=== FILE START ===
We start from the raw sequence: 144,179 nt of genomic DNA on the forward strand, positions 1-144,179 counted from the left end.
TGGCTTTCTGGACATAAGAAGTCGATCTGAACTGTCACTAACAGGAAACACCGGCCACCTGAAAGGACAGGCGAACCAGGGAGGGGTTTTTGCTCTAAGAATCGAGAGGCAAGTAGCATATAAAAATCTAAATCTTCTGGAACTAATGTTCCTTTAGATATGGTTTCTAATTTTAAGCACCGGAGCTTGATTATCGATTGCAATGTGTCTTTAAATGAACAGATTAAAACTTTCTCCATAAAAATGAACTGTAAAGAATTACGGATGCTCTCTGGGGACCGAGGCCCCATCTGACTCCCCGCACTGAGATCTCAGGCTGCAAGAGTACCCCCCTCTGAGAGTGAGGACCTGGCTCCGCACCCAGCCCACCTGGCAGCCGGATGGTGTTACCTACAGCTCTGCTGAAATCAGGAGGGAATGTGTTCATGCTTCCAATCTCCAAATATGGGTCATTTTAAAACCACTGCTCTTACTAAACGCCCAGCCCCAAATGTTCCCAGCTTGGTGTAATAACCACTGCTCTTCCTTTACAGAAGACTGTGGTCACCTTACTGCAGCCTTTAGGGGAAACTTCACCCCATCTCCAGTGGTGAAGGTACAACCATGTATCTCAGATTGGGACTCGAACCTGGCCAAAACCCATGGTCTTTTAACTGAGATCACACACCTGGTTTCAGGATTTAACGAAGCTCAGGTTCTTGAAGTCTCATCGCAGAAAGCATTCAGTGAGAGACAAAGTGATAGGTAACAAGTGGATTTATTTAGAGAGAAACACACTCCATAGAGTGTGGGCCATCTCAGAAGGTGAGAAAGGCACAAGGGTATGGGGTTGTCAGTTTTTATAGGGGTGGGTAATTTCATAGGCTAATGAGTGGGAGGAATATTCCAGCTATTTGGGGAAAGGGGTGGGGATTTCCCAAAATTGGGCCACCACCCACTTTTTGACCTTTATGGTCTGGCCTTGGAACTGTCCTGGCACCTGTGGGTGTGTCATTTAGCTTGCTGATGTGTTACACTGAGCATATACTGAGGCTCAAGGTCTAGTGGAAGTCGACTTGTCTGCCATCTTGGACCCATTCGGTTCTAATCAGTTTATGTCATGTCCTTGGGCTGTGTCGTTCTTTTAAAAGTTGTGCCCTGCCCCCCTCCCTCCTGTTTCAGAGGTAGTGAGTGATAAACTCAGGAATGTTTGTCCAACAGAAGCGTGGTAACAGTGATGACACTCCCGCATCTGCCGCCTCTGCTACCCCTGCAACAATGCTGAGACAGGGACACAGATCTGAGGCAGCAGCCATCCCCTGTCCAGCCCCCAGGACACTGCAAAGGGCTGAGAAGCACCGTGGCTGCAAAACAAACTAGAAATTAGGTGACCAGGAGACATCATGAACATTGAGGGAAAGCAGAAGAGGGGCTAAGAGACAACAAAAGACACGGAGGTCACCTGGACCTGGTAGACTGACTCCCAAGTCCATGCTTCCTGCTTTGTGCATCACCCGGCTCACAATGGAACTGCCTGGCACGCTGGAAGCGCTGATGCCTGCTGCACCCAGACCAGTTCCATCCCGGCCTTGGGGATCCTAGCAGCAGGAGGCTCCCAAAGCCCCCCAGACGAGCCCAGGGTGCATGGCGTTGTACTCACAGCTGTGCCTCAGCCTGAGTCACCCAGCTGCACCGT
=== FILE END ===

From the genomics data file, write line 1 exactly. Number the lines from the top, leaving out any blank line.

We start from the raw sequence: 144,179 nt of genomic DNA on the forward strand, positions 1-144,179 counted from the left end.